After a few days of my seedlings being outside away from my watchful eye, I begin to relax as they are doing simply fine without me checking on them every hour! This, however, has not discouraged me from grabbing a ruler and my mustard coloured, scruffy notepad (that I had kept for so long, as I knew its destiny would come - it’s time is now. My gardening journal) to jot down: how the seedlings grow outside each week, notes on which seedlings like what light and who drinks the most water?
Admittedly this is sounding like an obsession…
Waking up early I walk towards my little veggie patch and seedlings. As the day is scheduled to be warm and I want to make sure my little plants have enough water to get them through any harsh sunlight. Why is it so cold? I can see my breath and the steam dancing of the dogs back as he runs around at 5.30am. Oh no I did not cover my seedlings last night and now they stand before me covered in a dusting of unexpected frost!
This is devastating, I mean, I knew gardening wasn’t going to be a smooth journey without its challenges but to lose more than half the crop in one night does leave me standing here cradling the wilted leaves of my tomato plants wondering what I do with the plants now. Can I bring them back? I need to find out what I do next, so I put them all in the little greenhouse and hope to come back later with answers!
The frustration is also a realisation that I do care about growing my own produce and that it has been rather therapeutic in these unpredicted times. Not losing hope, I walk around to see my potted broccoli, I give a sigh of relief they don’t seem to have been too fazed by the surprise frost. But -
The gardening Gods are not on my side today! I mean, seriously, my young broccoli looks like it has been a midnight snack for the beasts that become active in the moonlight. Little circular teeth marks on the odd leaf. I must prevent this, a couple more nights of these hungry creatures and these seedlings could soon also be gone! Think organically. Obviously, I don’t want to put any toxic chemicals and pesticides down. My first thought; find the culprit. Perhaps it is hiding in the soil or on the bottom of the pots. I highly suspect a slug or two, or five. I root around the seedlings, examining each pot, I use a small twig to gently poke at the soil just in case anything creepy crawls this way! Well, well, well, what do I have here? A very mini beast! Cuter than a slug, but still little fella I must evict you from my veggie patch. It is a small snail sneaking towards the edge of the pot as the sunlight becomes brighter.
I pick up the snail. I don’t have the heart to crush it, instead, I let nature decide the future of this little guy. I drop him in some long foliage in a ‘wild garden’ that I have started, to encourage more wildlife into my plot. The garden gods hold your destiny now little fella, perhaps you will grow big and wise (for staying off my veggies) or you may be a delicious snack for the magnificent birds that have become more plentiful in the garden.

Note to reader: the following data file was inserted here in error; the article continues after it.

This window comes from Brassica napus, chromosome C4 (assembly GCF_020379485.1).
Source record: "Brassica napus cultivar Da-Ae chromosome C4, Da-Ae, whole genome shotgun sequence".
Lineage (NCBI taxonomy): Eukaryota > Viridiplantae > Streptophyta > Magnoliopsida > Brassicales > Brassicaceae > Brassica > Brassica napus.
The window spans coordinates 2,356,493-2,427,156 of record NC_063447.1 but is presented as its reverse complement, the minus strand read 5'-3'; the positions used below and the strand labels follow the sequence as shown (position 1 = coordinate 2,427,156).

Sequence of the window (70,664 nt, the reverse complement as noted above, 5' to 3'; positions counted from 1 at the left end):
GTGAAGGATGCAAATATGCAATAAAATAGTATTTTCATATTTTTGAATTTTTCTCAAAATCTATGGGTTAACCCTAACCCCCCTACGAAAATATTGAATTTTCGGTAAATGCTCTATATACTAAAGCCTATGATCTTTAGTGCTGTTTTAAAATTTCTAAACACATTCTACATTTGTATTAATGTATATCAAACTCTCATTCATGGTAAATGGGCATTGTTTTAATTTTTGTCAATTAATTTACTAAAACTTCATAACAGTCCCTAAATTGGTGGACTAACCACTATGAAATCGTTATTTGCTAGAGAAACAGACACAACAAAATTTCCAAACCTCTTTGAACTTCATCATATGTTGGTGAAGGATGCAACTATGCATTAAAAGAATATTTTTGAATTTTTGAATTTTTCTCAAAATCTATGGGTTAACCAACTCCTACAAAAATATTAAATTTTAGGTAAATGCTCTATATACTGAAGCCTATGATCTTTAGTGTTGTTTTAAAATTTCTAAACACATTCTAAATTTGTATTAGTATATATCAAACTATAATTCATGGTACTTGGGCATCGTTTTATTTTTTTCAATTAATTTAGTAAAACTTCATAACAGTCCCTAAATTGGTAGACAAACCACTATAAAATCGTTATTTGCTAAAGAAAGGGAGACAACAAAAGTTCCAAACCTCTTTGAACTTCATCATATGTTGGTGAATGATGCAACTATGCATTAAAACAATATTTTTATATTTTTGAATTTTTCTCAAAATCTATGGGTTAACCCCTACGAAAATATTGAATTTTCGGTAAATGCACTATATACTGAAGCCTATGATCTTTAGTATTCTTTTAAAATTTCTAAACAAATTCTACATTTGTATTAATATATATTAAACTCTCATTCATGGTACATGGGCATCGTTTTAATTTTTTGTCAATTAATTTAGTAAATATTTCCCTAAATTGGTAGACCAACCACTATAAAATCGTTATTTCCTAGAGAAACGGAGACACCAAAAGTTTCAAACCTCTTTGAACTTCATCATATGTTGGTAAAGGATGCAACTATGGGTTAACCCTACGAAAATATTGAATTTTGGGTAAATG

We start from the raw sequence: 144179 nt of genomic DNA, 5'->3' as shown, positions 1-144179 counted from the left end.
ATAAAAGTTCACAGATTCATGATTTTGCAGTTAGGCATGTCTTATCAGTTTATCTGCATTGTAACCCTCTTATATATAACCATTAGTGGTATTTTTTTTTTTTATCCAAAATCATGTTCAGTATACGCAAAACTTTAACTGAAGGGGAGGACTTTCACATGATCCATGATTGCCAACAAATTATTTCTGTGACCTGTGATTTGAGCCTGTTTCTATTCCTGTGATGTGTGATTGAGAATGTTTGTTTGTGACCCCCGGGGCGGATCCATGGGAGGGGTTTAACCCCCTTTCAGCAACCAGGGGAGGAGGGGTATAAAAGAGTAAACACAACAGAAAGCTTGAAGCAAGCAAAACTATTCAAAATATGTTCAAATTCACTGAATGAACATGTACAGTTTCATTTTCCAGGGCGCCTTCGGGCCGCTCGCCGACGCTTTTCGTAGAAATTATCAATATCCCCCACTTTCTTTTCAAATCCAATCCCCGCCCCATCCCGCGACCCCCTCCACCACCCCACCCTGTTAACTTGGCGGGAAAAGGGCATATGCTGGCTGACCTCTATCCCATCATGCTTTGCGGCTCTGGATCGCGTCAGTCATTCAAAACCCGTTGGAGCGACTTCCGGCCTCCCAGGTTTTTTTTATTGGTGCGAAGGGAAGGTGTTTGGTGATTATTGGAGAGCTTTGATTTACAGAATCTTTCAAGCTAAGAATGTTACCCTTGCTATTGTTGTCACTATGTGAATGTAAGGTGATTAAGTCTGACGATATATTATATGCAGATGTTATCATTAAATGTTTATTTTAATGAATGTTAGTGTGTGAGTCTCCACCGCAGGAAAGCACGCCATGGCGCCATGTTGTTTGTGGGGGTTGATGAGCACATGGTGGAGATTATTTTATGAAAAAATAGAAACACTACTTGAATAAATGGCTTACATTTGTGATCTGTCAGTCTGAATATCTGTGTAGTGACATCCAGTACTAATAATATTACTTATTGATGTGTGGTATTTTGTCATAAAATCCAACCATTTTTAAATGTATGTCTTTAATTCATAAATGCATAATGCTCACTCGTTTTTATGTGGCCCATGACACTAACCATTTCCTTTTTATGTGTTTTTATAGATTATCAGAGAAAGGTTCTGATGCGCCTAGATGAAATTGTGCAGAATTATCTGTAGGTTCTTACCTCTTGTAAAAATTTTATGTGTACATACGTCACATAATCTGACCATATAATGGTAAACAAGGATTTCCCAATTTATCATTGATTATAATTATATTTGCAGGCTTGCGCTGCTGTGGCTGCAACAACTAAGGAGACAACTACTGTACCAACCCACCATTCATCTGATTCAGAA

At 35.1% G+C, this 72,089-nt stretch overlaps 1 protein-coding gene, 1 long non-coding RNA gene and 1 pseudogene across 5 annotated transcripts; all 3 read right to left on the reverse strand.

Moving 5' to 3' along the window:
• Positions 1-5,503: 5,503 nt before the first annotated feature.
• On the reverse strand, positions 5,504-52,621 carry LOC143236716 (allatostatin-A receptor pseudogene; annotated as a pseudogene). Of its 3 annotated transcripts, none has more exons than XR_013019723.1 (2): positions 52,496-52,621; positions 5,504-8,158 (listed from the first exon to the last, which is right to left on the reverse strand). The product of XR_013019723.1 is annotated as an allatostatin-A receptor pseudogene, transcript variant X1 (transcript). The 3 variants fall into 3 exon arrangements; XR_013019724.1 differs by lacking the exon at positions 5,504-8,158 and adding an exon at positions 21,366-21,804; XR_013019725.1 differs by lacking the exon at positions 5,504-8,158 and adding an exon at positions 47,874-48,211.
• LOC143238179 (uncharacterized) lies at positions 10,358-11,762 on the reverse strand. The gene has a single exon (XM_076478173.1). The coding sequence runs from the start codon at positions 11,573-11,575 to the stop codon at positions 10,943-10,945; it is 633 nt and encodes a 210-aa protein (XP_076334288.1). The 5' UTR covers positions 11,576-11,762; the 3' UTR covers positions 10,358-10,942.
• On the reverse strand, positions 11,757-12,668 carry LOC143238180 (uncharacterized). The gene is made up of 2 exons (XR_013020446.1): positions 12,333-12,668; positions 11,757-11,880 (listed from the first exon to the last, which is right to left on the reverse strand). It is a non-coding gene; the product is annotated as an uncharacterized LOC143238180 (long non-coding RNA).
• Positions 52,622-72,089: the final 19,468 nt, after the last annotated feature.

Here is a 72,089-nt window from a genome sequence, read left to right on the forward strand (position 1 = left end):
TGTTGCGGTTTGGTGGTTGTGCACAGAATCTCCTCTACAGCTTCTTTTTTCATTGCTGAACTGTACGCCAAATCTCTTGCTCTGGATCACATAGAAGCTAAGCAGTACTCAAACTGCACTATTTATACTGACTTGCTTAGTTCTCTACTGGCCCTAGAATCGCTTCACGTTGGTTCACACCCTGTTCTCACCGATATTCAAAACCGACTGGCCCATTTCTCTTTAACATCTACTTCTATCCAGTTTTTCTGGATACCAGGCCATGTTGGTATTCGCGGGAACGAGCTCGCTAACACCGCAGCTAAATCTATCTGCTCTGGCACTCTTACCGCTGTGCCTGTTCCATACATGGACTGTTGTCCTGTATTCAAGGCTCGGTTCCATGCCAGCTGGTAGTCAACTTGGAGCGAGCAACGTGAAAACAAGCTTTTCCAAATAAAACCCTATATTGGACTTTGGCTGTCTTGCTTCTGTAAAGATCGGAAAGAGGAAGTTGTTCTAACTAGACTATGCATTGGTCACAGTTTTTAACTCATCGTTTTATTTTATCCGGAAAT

Finally, I finish my stroll around the garden, to the cherry tree that has lost its blossom and it looks like fruit is going to be on the horizon this year! I lift a leaf to get a closer look at the potential cherry. EEEEEEEK! Frightening little black bugs! Hundreds of them. It looks as if they are sucking the life from the tree leaves! I start pulling off the heavily covered leaves in panic! I stop for a second, there, before my eyes, the knights of the garden appear! Who would have thought it ladybirds? I come across my first one, taking to breakfast on these bugs, aphids perhaps? I explore further, brushing through the leaves and seeing an entire ladybird army feasting on the cherry tree imposters. I can relax it looks like the ladybird army has it under control.
Although this last hour in the garden has been what can only be described as disappointing, it hasn’t made me give up. This is not the end. With some more knowledge on preventing frostbite and pest prevention, I think I will stand a better chance next time. Funny how one night of being unprepared can have a dramatic effect. Like the ladybird army, I will patrol the garden protecting it from the frightful beasts and the trickster that is Jack Frost.
This for me is still the beginning of my organic gardening quest, but the end of this blog series. I hope you have enjoyed walking with me through the first few milestones and are confident in your own abilities to continue your organic journey.
More about Julie...
Julie Walton-Evans is our new Marketing Officer here at Garden Organic, her background is from a line of work in various charity sectors. She enjoys nature and travel has been a huge part of her life. Julie is still very new to the organic scene. She lives in Coventry with her partner and has a garden of their own and with the inspiration taken from her father as a writer as well as the passionate culture of Garden Organic, she thinks there is no better time to start to grow and share her story with you.
Click here for a full list of our Organic Gardening Blogs. There's something to interest everyone, from frugal gardening, wildlife and starting out, to wellbeing and allotment growing. Each series is written by a member of our staff, touching on their own personal experiences. We hope you enjoy reading.